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Like most people we use third party libraries. Many have source which we keep in our VCS.

Currently if these libraries are updated, we need to pull the source manually and rebuild the binaries.

I am trying to find a way to instead reference them from the various solutions that use them, so that they will be automatically pulled from source control when you pull the dependant project, and automatically built if they are out of date. It would also be nice to be able to debug into them with the provided source.

The first problem I am having is that the libraries are not in the same solution root as the dependant projects. eg.


Attempting to add Lib1.csproj to my Product1 solution gives me the warning:

The project that you are attempting to add to source control may cause other source control users to have difficulty opening this solution or getting newer versions of it. To avoid this problem, add the project from a location below the binding root (C:\depot\Products\Products1) of the other source controlled projects in the solution.

If I ignore this then I can set up build dependencies properly, but it still doesn't allow pulling the entire source tree in one go.

I was wondering how other people have third party libraries set up, particularly when there is source code. (We are using Perforce but I guess the question is relevant for any VCS)

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I am not familiar with Perforce, but what I would do is place the source of all third party libraries in one central location in the VCS, then link them into the checkouts of the projects that require them using something similar to SVN Externals; you can specify the external checkout location anywhere within your actual checkout. That way, when you pull down the source for your project/solution, the third-party source gets pulled down too, and you can have project references to them as per normal. –  Sameer Singh Sep 28 '12 at 10:35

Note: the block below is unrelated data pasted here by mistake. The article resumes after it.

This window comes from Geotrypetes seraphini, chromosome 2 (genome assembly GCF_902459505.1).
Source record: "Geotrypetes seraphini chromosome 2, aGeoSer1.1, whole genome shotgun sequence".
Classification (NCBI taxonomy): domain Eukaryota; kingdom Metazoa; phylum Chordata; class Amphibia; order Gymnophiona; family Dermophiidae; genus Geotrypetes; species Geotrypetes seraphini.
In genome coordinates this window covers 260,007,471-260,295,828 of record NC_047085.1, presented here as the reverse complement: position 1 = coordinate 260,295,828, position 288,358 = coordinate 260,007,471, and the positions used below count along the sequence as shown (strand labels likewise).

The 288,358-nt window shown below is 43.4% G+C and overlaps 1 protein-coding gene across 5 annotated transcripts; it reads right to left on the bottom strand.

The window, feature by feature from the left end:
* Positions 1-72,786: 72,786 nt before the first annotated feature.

1 Answer 1

One way to solve this in perforce is to put all modules / 3rdparty-software that are about to be reused to a separate location (depot), for examples "//shared" or similar.

Products (trees in your SCMS / perforce) can "link" the required modules by mapping them into the workspace. In perforce you can do that via clientviews. If you have many people working on many products you'll need a easy mechanism to set up a personal workspace for a product properly (without requiring the developers to setup their clientview manually). One possibility to achieve that is a small self-written tool/script that sets up a workspace and prepares the personal clientview based on a template that is located in the product-root and that defines what modules from the "//shared" depot need to be mapped to which location in the client workspace.

We are using this practice since years and it works fine. The danger is that the clientviews can get very complex.

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